But — as happens whenever you try to ascertain the most basic information about insurance under Obamacare — the Blue Cross representative began hammering me with a battery of questions about myself.

    First my name. (Does that make a difference to what hospitals its plans cover?) Then my phone number. By the time he got to my address, I said, CAN YOU PLEASE JUST TELL ME IF ANY OF YOUR PLANS COVER XYZ HOSPITAL? I DON’T EVEN KNOW IF I WANT TO SIGN UP WITH YOU!

    Finally, he admitted that Blue Cross’ most expensive individual insurance plan does not cover treatment at the hospitals I named. Their doctors are “out of network” (and the person who designed this plan is “out of his mind”).

    This was the rest of the conversation, verbatim:

    ME: None of your plans cover out-of-network doctors?

    BLUE CROSS: No.

    ME: Why is it called “Premier Guided Access WITH OUT-OF-NETWORK PLAN”?

    BLUE CROSS: Where did you see that?

    ME: On Blue Cross’ own material describing its plans.

    BLUE CROSS: Oh. I don’t know why it’s called that.

    ME: None of your plans cover (the good hospital)?

    BLUE CROSS: No.

    ME: I don’t know who you are, but I have a very specific set of skills that will help me find you. And when I find you, I am going to kill you. (Click.)

    True conversation. Except the last sentence. That was my fantasy.

    I decided to approach it from the opposite direction and called one of the nation’s leading hospitals to ask which plans it accepted. The woman listed a series of plans, but she couldn’t tell me if I was eligible for any of them. For that, she said, I’d have to go to the Obamacare website.

    Does Obamacare cover suicide?”

    http://www.anncoulter.com/

  8. Richard Aubrey Says:

    Back in the day, of the Arab Oil Embargo, we had some problems. The late James Schlesinger, first secretary of energy, admitted after it was over, that we’d pretty much had the oil, it was just that the government didn’t know how to distribute it. So, while the shortages for people who needed it were real, there was no shortage in the sense of…not enough oil.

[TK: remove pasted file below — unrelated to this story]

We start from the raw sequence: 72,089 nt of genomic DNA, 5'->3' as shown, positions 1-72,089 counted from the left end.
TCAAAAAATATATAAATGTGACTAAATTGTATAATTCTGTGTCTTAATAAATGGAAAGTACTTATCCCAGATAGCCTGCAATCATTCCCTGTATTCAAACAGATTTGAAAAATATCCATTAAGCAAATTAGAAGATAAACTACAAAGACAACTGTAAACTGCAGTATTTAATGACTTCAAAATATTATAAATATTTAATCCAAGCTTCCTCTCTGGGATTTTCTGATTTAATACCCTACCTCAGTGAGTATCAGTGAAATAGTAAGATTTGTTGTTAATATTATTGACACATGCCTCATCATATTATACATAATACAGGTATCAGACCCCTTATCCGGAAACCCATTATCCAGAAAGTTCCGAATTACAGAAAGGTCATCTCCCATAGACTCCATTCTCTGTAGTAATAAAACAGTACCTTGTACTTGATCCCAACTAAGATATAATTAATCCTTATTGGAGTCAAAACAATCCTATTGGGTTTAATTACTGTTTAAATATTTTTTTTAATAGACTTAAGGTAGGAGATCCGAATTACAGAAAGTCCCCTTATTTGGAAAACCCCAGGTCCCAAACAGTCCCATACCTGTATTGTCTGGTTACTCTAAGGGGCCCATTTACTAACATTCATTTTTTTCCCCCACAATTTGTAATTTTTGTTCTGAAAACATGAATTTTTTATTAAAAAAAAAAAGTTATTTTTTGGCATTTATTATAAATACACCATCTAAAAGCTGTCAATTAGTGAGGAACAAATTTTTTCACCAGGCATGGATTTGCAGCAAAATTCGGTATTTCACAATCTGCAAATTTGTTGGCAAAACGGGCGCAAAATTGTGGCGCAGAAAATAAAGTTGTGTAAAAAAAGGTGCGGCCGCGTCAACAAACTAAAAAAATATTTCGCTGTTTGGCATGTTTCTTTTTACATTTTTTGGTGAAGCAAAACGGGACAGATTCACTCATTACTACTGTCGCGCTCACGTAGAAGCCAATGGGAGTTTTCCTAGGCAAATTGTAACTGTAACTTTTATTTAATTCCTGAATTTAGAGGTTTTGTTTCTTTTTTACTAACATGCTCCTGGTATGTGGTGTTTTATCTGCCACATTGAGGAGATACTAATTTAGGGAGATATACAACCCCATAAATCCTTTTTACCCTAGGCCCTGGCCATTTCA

Home heating oil–more folks used it then than now–was going to be short. Wear a sweater. Wear two. Bunk in with relatives. Don’t use a charcoal grill indoors.
    But to keep the economy going, there would be plenty of diesel for trucks, tractors, trains, etc. #2 diesel is home heating oil. So the local distributors bought extra–it was available– #2 diesel and sold it as home heating oil. Worked.
    Point is, when the government creates an unnecessary crisis, figuring out a way to live with it is a crime.

  9. Sorta Blogless Sunday Pinup » Pirate's Cove Says:

    [...] neo-neocon has more Ocare woes [...]

  10. Ymarsakar Says:

    Beverly, the out of network doctors are only for the rich, the politically connected, and Congress type pols.

    Some of us mentioned that health control was a form of rationing, to keep the masses away from health care products. Now not only do they keep their doctors to themselves, but you get to subsidize that, even while your own insurance doesn’t cover the “quality” doctors.

  11. IGotBupkis, "Si tacuisses, philosophus mansisses." Says:

    }}} One representative has told me I must choose a plan by Monday or it will not take effect until the next eligibility round in November.

    The next representative tells me vehemently that this is not true…

    So THAT’s the job that incompetent IRS “tax specialists” find to do!!

  12. IGotBupkis, "Si tacuisses, philosophus mansisses." Says:

    }}} Anyone who signs up is cooperating with evil. I wish them what they signed up with.

    Wasn’t that already pretty much established by its association with Obama?

    I can’t tell for certain if the current admin is simply inept or malicious, but either way, the end result is — when the chips are down — evil.

  13. Mr. Xyz Says:

    Short version of my NY experience: I gave them honest info and was channeled to Medicaid. I became worried days later because the ambiguous agreement says they can take your money, if you are over 55.

    I went back through the process and gave them bogus info, so that would hopefully negate my confused sign up. This was all in Nov. . A week ago they told me I should go onto a paid plan but was not eligible for a subsidy, because I checked off that I didn’t want one. MY concern would be that they would claw the subsidy back because I wouldn’t really make the necessary $15.6k that I said I would.

    I spoke with a state senator’s aid about this. He was a very knowledgeable person on selling long term care insurance, but was surprised about the issues that were coming up. I’ve never heard back from them, and what with Obama’s lawlessness, what’s the point in pursuing the issue? They’ve got us pushing on a rope!

  14. waitforit Says:

    The more I hear and read, the more convinced I become that ObamaCare was never really expected to be viable.–Geof Meof the Gritty Britty